Posted on August 04, 2014 by Janet Steinberg
The Reign in Spain

The reign in Spain is not mainly on the plain…but in the city of Barcelona that reigns as my numero uno city in Spain. So, let me take you along to Barcelona. Ole!!!


Catalonia's capital city of Barcelona, the second largest city in Spain, is surrounded by mountains and the Mediterranean Sea. Montjuïc, the mountain situated between the city and the sea, is one of two mountains that give Barcelona its character.

Overlooking the harbor, the hill of Montjuic was the site of the 1929 World's Fair and the 1992 Olympic Games. In addition to the Miro´ Museum and the Olympic Ring and Stadium, Montjuic is also the location of Museu d'Art de Catalunya (The Catalonian Museum of Art) and El Poble Espanyol (The Spanish Village).

The Catalonian Museum, located in the Palau Nacional, is the home of medieval treasures. To the right of the steps below the Palau is the 1985 reconstruction of the Pavilion designed by Mies van der Rohe for Germany's exhibit at the 1929 World's Fair. The Spanish Village is a complex of full-scale replicas of architectural structures from different regions of Spain. Built as the arts pavilion for the Barcelona World's Fair in 1929, it is the fourth most visited attraction in Barcelona.

The Spanish Village is also home to a plethora of restaurants, shops, cafes, tapas bars and flamenco dancing. Flamenco fever, with internationally renowned flamenco dancers, can be caught in clubs or often in concert venues on Montjuic Hill.


Tapas bars, which started as down-home bars that covered their drinks with tapas ('lids' in Spanish) made of meat or cheese to keep the flies off the drinks, have evolved into a dining experience consisting of an entire meal made up of a variety of small dishes. Christopher Columbus reigns supreme atop a towering monument at Placa del Portal de la Pau. The more than 150-foot tall Columbus monument (Monument a Colom) stands in the port at the foot of La Rambla, Barcelona's lively esplanade.

la rambla

The twisted medieval streets of the ancient Bari Gothic, also known as the Gothic Quarter, was the location of the old Jewish Quarter known as the Call (derived from the Hebrew word kahal meaning community or synagogue). Medieval Barcelona had two Jewish Quarters: Call Mayor, inside the walls, and Call Menor, outside the walls.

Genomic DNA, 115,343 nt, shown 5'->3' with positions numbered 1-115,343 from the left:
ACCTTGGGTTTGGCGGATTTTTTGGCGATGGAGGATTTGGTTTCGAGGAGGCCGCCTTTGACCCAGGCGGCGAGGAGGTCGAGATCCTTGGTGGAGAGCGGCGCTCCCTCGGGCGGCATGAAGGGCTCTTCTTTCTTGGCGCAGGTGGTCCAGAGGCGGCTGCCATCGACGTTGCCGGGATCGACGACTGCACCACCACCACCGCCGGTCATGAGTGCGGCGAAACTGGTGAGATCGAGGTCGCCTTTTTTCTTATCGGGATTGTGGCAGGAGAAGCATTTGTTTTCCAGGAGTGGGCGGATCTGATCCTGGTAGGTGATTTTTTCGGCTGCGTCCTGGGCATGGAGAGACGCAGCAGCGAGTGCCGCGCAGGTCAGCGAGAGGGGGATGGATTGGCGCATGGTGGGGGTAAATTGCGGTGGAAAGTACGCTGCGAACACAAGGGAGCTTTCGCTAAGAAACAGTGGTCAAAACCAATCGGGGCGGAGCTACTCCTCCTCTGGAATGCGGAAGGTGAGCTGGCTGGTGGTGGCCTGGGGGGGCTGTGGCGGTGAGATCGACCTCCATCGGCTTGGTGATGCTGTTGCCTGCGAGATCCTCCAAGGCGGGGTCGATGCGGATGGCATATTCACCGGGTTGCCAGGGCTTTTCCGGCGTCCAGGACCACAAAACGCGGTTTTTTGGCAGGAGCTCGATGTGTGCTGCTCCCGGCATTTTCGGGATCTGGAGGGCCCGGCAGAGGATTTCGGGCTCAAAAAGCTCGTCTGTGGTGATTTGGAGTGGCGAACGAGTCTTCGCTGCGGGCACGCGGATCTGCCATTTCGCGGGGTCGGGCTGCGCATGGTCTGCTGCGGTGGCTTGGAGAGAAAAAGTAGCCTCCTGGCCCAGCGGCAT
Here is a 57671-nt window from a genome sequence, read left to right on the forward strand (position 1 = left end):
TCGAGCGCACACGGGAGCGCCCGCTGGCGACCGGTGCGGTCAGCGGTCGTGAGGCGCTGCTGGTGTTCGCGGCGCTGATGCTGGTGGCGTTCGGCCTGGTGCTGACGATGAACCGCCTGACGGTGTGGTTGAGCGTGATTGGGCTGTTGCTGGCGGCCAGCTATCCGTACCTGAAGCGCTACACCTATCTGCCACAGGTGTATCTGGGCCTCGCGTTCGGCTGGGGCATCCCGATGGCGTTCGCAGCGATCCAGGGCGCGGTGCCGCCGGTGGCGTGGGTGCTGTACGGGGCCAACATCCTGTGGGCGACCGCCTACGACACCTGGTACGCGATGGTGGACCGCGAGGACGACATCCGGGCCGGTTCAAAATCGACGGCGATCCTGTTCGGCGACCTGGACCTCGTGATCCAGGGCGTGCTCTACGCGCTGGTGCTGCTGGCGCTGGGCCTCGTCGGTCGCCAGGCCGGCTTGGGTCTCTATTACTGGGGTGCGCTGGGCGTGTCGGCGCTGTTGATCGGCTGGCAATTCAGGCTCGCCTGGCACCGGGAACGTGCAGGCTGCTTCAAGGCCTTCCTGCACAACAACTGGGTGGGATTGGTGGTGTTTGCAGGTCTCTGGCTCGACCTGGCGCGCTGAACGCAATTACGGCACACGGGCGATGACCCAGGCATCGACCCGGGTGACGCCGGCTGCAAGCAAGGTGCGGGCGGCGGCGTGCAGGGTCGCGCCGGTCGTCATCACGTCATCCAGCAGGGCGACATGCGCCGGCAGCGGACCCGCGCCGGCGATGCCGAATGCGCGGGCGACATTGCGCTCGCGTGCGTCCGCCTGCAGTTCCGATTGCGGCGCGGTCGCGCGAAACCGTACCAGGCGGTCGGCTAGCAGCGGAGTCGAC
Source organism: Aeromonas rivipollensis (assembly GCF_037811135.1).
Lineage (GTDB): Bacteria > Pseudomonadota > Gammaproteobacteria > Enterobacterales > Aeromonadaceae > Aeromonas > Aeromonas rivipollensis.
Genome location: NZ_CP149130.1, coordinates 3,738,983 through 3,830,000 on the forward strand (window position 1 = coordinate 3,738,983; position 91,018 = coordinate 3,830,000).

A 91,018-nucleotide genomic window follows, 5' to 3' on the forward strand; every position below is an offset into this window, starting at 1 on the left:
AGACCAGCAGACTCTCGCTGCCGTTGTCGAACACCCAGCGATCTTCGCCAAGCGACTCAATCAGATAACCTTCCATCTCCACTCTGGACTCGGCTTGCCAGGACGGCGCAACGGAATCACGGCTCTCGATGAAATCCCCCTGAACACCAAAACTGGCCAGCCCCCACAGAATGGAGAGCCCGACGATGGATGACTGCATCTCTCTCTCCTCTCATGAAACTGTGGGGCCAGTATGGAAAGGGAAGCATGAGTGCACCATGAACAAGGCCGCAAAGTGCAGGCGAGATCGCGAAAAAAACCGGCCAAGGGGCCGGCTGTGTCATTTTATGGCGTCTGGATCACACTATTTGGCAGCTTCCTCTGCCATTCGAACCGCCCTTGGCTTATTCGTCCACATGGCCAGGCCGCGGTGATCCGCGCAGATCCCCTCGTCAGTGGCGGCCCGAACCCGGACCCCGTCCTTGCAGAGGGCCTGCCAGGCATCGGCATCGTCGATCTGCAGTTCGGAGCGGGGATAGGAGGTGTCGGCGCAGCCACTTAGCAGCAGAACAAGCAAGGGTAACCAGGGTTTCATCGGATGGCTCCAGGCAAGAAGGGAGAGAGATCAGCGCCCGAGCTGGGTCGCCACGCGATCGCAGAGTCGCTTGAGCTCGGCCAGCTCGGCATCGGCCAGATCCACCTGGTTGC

In the Gothic Quarter, stroll around to the back of Barcelona's imposing Cathedral and you will find it was constructed with some interesting building blocks. Scattered throughout the walls are ancient burial stones with Hebrew inscriptions. Nearby, on the wall of the Frederic Mares Museum is the coat of arms of the Inquisition which expelled all Jews from Spain.

If museums are your thing, Barcelona also offers Museu Picasso and Fundacio´ Joan Miro´. The former, though not the most exciting of the world's Picasso Museums, is witness to the artist's connection with Barcelona where he competed his artistic apprenticeship and where he produced his early works.

The Joan Miro´ Foundation, set up in 1971 by Miro´ himself, is devoted to the artist's work and to the promotion of contemporary art in general. The collection is located in Parc de Montjuic (Montjuic Park).

Visitors from around the world come to Barcelona to follow the 'Route Gaudi", an architectural tour of the works of Antonio Gaudi. a pioneer in the Modernist Movement of Architecture. La Pedrera, one of Gaudi's later works, exemplifies the inseparability of art and technique. Be sure and visit the roof terrace of the Pedrera where you can observe the skylights and chimneys as well as a grand overview of the city.

Nearby, the Casa Batlló is another Gaudi example of Modernism, the architectural trend of the late 19th and early 20th centuries. It was designated as an historic monument in 1969


Gaudi's Temple Expiatori de la Sagrada Familia is by not a Jewish Temple. However people of all faiths flock to Barcelona to visit this "Church of the Sacred Family". With its surreal spires, said to resemble a melting wedding cake, it was initiated by Gaudi in 1882 and has not as yet been completed. However a group of architects, following Gaudi's design, have brought the west facade to an advanced stage of construction.


Between 1900 and 1904, Gaudi built the surrealistic Parc Guell, an architectural extravaganza that has been compared to Dorothy's "Oz" and Alice's "Wonderland". The creative magic of this eccentric architect is exemplified in this park where visitors are greeted by a curvy pink house (Casa-Museu Gaudi), a grinning mosaic frog, and a pavilion that is supported by mushroom-like columns.


When it's time for a break from the rigors of touring, sip a soothing Priorato (local red wine) Sangria (red wine, brandy orange juice, fruit) or a bubbling Cava (sparkling wine) in a traditional bodega…or buy yourself a treat at the public market.


Eating is another pastime in Barcelona. Restaurants range from elegant to cozy traditional Catalonian restaurants in the Gothic Quarter. One of the most popular Catalan restaurants is Restaurant 7 Portes (7 Doors) that opened in 1836. 7 Doors is the place to taste classic paella, its signature dish and the national dish of Spain.

JANET STEINBERG is the winner of 40 national Travel Writer Awards and a Travel Consultant with The Travel Authority in Mariemont, OH.

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